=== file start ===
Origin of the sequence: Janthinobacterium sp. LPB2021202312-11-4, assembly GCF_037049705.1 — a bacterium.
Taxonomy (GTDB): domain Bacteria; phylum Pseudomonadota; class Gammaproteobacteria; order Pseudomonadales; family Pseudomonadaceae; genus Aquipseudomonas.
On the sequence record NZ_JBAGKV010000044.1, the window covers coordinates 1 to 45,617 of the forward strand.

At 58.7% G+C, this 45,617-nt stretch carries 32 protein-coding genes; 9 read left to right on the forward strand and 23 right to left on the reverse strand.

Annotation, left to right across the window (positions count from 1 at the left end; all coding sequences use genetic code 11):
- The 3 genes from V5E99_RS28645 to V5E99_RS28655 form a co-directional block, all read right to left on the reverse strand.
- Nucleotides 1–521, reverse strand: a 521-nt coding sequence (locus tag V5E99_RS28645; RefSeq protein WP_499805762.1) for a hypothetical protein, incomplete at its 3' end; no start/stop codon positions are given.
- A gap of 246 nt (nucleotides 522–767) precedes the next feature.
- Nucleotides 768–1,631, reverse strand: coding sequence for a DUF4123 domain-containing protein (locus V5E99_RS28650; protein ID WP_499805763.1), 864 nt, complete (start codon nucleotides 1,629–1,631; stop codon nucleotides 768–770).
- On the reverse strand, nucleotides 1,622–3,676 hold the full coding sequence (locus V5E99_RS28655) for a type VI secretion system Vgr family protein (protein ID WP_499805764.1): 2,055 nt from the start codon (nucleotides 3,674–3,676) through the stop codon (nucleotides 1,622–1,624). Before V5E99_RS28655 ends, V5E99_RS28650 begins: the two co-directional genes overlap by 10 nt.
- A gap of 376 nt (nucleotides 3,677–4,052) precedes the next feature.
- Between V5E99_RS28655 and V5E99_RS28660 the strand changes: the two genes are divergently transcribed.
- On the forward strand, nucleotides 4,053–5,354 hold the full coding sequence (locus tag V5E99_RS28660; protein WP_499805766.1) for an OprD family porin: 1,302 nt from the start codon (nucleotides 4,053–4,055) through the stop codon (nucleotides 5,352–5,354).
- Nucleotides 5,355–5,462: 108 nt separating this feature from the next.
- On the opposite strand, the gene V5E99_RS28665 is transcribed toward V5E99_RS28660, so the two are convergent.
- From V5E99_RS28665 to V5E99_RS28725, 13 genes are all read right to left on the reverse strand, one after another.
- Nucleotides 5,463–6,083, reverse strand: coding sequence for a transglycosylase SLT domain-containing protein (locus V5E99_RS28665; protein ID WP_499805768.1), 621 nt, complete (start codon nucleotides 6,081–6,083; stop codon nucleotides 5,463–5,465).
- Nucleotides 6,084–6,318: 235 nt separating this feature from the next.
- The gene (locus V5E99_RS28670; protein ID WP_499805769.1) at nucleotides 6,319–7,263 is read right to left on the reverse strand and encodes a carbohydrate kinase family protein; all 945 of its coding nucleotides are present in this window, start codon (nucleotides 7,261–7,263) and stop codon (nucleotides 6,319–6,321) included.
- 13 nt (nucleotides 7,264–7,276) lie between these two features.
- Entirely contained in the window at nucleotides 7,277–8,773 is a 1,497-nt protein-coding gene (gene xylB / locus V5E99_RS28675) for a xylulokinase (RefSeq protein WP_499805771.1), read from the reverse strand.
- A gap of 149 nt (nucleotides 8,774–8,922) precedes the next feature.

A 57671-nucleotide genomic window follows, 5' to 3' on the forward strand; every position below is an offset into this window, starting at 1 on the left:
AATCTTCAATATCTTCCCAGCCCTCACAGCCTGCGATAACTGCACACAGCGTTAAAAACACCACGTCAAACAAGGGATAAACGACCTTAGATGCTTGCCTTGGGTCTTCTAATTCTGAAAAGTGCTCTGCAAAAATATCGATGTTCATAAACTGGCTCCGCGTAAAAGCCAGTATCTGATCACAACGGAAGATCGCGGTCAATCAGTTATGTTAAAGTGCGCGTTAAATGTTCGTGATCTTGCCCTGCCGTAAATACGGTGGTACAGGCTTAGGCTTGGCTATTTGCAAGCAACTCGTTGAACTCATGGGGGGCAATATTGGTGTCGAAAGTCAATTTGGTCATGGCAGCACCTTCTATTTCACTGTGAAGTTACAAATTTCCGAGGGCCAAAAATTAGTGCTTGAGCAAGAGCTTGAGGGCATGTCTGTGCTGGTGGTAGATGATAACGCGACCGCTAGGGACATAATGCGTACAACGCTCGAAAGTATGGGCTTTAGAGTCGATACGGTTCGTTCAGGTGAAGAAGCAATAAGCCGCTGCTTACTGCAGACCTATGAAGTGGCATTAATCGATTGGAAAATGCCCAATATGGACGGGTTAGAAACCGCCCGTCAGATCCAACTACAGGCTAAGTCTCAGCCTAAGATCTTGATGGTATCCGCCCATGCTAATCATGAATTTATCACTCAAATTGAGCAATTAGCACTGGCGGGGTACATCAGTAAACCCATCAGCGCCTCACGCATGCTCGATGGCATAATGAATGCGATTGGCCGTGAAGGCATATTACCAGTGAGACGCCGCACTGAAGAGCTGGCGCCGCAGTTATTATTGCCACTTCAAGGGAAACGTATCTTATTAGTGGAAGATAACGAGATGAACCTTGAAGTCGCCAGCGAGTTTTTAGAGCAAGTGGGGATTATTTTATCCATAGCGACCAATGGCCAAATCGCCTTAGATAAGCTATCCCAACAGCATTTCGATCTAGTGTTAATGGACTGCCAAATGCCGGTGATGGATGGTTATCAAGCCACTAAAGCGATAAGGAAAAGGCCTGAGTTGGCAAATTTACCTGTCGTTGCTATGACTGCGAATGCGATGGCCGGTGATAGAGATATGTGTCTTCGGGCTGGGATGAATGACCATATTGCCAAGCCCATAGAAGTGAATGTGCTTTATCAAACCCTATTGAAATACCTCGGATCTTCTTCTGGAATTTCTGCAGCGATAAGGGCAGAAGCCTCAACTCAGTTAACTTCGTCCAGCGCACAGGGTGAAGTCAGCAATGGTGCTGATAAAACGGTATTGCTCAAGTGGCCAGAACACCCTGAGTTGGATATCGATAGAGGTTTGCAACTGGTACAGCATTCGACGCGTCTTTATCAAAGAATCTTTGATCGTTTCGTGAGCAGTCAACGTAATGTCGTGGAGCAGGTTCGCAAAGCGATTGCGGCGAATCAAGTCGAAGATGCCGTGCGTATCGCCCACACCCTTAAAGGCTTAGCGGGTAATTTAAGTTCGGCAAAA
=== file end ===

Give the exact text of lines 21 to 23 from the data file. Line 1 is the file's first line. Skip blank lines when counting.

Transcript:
- Entirely contained in the window at nucleotides 7,277–8,773 is a 1,497-nt protein-coding gene (gene xylB / locus V5E99_RS28675) for a xylulokinase (RefSeq protein WP_499805771.1), read from the reverse strand.
- A gap of 149 nt (nucleotides 8,774–8,922) precedes the next feature.

A 57671-nucleotide genomic window follows, 5' to 3' on the forward strand; every position below is an offset into this window, starting at 1 on the left: